AMU Intelligence Original

Russia-Africa Summit and the Goals of Putin’s Government

By William Tucker
Edge Contributor

On July 27, Russian President Vladimir Putin hosted a Russia-Africa summit in St. Petersburg with an eye towards expanding Russian influence in Africa, according to CNN. But unlike last year’s summit where 43 African nations were represented, only 17 decided to appear this year.

This decline in the presence of African leaders at the Russia-Africa summit does not indicate Russian influence is slipping as an alternative to the West. Instead, it appears that many African leaders would prefer to avoid entering a situation where their presence would be viewed as overly friendly to Russia.

Many African nations have economic ties with the West and clearly do not want to run afoul of Western sanctions on Russia by attending the Russia-Africa summit. However, they also must consider that a significant portion of their grain comes from Russia and Ukraine.

It’s all about balance for a number of African nations. With Russia leaving the Black Sea grain deal with Ukraine, grain prices have risen. As a result, that places economic pressure on a number of governments heavily reliant on imported foodstuffs.

Related: What Sweden Joining NATO Will Mean for Russian Power Goals

African Nations Have Always Been Attractive to Nations Seeking to Grow Their Power

While most African nations do not want to become pawns in a potential Cold War sequel, the race for resources from Africa will always attract outside players. Some of those players will come with more attractive offers than others.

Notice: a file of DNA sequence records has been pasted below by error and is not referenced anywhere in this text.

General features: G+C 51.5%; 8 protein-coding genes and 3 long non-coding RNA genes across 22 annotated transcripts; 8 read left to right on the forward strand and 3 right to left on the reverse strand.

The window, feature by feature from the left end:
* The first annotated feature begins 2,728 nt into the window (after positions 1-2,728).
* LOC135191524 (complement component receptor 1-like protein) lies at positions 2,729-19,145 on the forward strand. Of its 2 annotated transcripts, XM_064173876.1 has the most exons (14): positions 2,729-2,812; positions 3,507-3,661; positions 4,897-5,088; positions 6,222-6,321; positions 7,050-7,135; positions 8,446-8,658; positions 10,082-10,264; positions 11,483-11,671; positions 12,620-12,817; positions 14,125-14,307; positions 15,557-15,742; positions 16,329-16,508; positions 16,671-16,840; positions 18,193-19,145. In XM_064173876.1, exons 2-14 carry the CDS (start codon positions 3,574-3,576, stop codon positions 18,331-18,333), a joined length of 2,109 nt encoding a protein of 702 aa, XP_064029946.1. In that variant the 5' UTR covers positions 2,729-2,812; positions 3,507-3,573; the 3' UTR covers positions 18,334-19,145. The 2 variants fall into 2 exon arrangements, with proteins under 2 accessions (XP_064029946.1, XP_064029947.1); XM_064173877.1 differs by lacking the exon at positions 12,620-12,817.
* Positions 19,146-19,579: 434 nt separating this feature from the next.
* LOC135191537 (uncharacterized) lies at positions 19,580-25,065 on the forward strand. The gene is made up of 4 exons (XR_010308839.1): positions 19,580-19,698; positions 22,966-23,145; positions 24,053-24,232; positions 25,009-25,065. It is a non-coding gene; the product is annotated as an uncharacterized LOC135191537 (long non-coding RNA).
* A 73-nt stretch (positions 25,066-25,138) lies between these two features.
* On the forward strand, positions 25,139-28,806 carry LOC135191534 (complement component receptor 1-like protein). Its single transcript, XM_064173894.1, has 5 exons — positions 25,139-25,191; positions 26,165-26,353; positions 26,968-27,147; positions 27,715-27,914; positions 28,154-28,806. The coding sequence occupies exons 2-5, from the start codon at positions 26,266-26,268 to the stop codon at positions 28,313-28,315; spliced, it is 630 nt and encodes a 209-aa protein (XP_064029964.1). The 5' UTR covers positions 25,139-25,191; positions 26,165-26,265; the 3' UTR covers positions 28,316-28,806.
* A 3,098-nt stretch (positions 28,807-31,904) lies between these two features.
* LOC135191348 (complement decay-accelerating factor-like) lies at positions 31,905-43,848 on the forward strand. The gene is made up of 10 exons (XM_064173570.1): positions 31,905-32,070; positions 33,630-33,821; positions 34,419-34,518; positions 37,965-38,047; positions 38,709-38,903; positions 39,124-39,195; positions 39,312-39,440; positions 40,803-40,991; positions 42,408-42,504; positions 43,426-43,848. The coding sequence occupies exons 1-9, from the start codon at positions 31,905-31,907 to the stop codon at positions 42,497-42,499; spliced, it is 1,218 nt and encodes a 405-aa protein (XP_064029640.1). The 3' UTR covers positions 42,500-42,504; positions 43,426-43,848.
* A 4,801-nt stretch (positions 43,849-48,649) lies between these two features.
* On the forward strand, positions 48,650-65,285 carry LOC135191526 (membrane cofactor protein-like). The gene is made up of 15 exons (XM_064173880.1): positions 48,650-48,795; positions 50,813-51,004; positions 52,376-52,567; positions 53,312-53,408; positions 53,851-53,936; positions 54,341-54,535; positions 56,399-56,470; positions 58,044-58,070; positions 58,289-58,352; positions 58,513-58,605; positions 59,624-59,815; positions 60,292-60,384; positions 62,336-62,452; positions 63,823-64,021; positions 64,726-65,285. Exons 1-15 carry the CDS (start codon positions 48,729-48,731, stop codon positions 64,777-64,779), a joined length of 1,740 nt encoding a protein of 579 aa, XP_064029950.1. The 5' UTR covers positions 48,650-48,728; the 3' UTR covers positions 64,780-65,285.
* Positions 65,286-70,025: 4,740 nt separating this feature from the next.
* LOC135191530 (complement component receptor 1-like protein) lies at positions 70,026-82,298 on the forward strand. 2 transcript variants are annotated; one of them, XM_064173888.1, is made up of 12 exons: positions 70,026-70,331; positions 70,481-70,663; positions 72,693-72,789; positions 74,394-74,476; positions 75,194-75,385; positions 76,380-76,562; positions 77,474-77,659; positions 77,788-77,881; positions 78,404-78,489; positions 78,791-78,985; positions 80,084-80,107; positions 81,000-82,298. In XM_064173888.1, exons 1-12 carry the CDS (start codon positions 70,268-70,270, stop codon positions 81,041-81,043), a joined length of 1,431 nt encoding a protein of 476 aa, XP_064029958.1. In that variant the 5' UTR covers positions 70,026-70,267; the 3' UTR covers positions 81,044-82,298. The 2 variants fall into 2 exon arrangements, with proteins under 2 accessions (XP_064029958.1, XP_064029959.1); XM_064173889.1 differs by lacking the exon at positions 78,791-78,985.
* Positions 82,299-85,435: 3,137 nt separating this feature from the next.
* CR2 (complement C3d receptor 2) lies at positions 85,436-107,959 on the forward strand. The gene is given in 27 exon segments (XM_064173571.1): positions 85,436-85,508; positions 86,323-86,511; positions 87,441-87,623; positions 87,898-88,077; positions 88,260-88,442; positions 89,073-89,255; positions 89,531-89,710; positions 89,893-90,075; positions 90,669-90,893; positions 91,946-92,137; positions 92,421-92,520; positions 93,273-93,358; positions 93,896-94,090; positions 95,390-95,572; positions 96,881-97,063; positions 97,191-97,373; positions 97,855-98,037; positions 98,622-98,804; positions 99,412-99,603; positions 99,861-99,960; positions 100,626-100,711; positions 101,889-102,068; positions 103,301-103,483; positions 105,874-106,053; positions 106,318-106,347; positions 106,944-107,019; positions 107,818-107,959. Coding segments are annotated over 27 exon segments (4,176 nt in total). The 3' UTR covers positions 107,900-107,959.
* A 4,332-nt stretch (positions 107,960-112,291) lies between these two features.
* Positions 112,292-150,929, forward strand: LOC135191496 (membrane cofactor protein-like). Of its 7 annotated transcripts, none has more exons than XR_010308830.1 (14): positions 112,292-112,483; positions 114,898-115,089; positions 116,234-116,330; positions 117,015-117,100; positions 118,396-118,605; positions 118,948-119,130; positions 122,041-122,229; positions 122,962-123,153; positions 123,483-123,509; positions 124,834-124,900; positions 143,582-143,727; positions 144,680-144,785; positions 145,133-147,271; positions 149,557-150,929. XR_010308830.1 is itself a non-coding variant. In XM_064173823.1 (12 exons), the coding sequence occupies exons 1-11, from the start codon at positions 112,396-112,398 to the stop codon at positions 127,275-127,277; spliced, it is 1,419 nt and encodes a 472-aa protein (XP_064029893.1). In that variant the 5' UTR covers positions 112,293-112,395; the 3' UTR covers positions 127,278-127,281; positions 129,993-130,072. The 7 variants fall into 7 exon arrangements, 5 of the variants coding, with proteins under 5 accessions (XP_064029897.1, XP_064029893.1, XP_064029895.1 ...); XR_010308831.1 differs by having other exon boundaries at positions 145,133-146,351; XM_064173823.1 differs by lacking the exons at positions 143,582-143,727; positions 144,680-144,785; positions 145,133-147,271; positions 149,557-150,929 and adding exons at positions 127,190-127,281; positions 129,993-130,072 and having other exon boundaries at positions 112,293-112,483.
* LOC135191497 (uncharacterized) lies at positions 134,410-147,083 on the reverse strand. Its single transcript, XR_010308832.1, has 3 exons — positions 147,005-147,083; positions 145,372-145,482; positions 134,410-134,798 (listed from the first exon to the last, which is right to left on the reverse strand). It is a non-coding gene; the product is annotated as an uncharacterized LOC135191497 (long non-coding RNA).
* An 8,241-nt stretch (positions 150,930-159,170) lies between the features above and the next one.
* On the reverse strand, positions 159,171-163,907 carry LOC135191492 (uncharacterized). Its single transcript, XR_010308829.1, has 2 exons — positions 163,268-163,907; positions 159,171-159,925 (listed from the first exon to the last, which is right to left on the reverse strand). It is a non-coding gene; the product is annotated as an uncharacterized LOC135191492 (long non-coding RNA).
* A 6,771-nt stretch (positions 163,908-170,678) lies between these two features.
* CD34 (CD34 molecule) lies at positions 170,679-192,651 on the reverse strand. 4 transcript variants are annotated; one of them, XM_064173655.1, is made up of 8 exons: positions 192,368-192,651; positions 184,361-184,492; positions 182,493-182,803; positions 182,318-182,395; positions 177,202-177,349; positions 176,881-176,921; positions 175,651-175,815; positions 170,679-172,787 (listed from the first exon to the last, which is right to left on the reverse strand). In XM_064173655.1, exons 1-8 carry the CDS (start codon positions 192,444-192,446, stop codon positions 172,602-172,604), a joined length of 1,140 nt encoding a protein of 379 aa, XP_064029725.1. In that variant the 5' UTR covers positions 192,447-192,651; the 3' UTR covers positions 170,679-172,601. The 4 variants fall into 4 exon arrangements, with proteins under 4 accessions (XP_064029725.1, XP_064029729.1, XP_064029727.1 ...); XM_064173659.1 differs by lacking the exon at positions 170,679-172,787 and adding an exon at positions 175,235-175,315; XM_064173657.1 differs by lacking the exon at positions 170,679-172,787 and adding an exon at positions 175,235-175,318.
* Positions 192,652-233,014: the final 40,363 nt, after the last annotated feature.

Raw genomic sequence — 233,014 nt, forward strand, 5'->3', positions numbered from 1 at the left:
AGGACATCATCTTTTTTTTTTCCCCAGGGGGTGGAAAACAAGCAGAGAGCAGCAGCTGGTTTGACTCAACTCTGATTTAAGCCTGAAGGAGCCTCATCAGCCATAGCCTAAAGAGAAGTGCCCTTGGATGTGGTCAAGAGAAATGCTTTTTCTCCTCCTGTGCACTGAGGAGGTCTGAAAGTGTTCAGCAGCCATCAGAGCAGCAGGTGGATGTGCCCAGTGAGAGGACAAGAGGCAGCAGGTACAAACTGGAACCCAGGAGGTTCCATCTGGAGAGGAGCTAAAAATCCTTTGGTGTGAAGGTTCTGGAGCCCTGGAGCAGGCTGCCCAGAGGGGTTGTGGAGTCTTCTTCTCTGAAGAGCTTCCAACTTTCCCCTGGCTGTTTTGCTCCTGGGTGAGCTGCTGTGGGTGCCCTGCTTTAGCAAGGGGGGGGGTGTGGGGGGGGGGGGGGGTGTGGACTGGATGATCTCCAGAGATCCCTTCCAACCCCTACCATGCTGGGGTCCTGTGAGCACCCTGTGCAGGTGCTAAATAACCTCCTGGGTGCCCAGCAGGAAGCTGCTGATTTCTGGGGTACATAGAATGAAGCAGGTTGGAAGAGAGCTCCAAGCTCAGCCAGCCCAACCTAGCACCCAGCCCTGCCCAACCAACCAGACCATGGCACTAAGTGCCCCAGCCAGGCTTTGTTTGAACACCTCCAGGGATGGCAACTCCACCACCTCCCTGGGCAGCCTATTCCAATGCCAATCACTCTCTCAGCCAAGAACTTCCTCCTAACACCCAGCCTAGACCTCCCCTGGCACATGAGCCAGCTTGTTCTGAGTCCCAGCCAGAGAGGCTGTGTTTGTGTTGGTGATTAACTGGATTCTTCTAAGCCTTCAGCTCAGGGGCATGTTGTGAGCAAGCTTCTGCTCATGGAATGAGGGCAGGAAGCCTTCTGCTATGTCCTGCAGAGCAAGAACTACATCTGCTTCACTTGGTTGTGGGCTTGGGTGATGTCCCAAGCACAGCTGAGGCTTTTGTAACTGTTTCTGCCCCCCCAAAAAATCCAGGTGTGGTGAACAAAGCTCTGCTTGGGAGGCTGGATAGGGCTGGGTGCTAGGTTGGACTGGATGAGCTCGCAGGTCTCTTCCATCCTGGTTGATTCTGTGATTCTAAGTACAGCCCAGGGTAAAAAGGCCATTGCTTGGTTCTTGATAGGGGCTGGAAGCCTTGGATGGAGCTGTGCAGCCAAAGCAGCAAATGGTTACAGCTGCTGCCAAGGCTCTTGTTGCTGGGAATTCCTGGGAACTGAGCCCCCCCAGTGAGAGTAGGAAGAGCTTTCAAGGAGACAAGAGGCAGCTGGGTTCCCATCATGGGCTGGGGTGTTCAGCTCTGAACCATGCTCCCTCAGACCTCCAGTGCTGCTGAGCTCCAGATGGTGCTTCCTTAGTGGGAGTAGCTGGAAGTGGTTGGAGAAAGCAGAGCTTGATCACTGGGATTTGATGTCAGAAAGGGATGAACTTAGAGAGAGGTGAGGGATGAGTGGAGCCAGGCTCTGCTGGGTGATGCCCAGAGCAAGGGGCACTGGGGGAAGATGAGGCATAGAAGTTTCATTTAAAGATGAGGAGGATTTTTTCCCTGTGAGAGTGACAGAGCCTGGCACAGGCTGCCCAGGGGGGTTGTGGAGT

Many African nations have struggled to gain post-colonial stability, whether that stability involves politics, economics, national security or all three. Additionally, international development assistance has been slow to appear.

In some cases, that international support often came with strings attached, and in other cases the support itself was a problem. These issues made Africa a target of influence during the Cold War with proxy fights between East and West, and the situation didn’t improve during the post-Cold War era.

The West is looking to isolate Russia due to the Ukrainian invasion, and East Asia nations are looking for economic and security advantages to contain China. As a result, African nations are once again becoming a battleground for outside powers.

Related: Russia Withdraws from New START: Is a Second Cold War Coming?

Coups D’État in Africa Create Chaos, Making It Easier for Russia and Other Countries to Move In

There have already been several coups d’état in West Africa. Mali, Burkina-Faso, Guinea and now Niger have all transitioned to military rule via a coup d’état. Russian mercenaries with the Wagner Group have been invited to assist with security in Mali, for instance.

While the African region that hosted these coups d’état is no stranger to instability, it is interesting to note that much of southern Europe sources some energy from North Africa. With Western sanctions shutting off Russian gas to much of Europe, the energy challenge is growing worse.

By leveraging chaos, Russia sees an opportunity in trying to split the West. A coup d’état brings uncertainty, and that uncertainty forces people to flee their nation if possible, while others may suffer due to economic disruption or failing security.

Russia doesn’t always need to ensure that chaotic situations like a coup are successful; instead, there should be just enough chaos to introduce uncertainty. Europe has struggled with its energy challenges, but it has also struggled with overwhelming migration, which has created political turmoil in Europe.

Turkey has exploited this opening, as has Belarus. Now Moscow sees an opening by hitting Europe on two fronts, hoping to break the support for sanctions on Russia.

Africa is an unfortunate battleground. Both the Niger coup and the Russia-Africa summit in St. Petersburg are clear indicators of just how important African nations are to Russian strategy.

William Tucker serves as a senior security representative to a major government contractor where he acts as the Counterintelligence Officer, advises on counterterrorism issues, and prepares personnel for overseas travel. His additional duties include advising his superiors in matters concerning emergency management and business continuity planning.

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